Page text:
The Marlins were generating a lot of buzz going into this season. They were opening a new ballpark in Miami and changed their name from the Florida Marlins to the Miami Marlins. In addition to the change of name, the Marlins added players like Mets shortstop Jose Reyes, White Sox pitcher Mark Buehrle, Padres pitcher Heath Bell and Cubs pitcher Carlos Zambrano to ramp up the excitement even more. And for good measure, the Marlins brought in World Series-winning manager Ozzie Guillen to guide this team. The scene was set for the Marlins to make a run at another championship.
(Ozzie Guillen frustrated via www.fishstripes.com )
Fast forward to now and the Marlins are in fourth place in their division and everthing is looking like a disappointment. They just shipped shortstop/third baseman Hanley Ramirez to the Los Angeles Dodgers for some minor league players. And before that, the Marlins shipped infielder Omar Infante and pitcher Anibal Sanchez to the Detroit Tigers for prospects. The vote is in. The Marlins are having another firesale. And just like that, the optimism in has quickly gone to disappointment.
After seeing the rebuild and unload method happen over and over again in Miami, I am sure that they find a way to build and contend again. But can they continue to do this at the expense of the fans? It seems like the fans get robbed more years than they get rewarded with this team. If you look at the team's history, when they have won a championship, they have pretty much unloaded the team during the off-season or during the next season's trade deadline. What team does that over and over again?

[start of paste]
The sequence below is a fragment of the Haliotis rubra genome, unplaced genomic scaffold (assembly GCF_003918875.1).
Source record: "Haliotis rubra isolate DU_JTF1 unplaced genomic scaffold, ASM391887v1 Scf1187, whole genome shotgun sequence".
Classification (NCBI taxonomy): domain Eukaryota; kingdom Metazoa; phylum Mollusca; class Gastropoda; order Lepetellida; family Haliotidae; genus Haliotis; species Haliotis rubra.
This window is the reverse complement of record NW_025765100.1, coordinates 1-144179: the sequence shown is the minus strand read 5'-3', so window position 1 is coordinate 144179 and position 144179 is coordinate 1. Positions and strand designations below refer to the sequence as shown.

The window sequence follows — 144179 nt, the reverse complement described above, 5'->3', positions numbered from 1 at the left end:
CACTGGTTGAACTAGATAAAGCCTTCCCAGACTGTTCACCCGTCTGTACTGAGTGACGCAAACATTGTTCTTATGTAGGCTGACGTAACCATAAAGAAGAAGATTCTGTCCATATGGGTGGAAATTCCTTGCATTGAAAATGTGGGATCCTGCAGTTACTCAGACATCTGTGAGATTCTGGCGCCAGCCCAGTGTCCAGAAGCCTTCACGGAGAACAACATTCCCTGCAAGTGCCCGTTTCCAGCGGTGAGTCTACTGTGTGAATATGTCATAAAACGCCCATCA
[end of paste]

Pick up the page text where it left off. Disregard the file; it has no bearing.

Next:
(An excited fan via www.photoblog.msnbc.msn.com )
The fans in Miami, although they do not show up a lot, do not deserve this type of treatment from the organization. In my opinion, two things must happen in order for this organization to survive on South Beach. The first thing that they must do is retain some of their homegrown talents. Pitcher AJ Burnett, infielder Miguel Cabrera, first baseman Derek Lee and third baseman/shortstop Hanley Ramirez are all special talents that grew up in the Marlin organization. Fast forward to now and none are there anymore. The Marlins shipped these players out for other young talents instead of trying to build some familiarity with the players among their fans. This clearly shows me that the Marlins are a cheap team. In order to get the fans to come out, the Marlins must pay to keep their in-house talent in Miami so the fans can recognize the team that represents their city. Next, the Marlins must reach out to the city and try to be involved. Maybe they could learn from the Miami Heat and be more visable in the community. It seems to me like the organization is one that cries about the fans not coming but does not do much to persuade them to come or even become more endebted to them.
If these two things are not done, then it won't be long before the Marlins are gone in Miami. And if they leave Miami, baseball may never come back to South Beach.
What do you think of the Miami Marlins? Thoughts on the newest firesale?
Follow me on Twitter @General_MP. Also, go "Like" my Facebook page(www.facebook.com/MikePatton32482 ).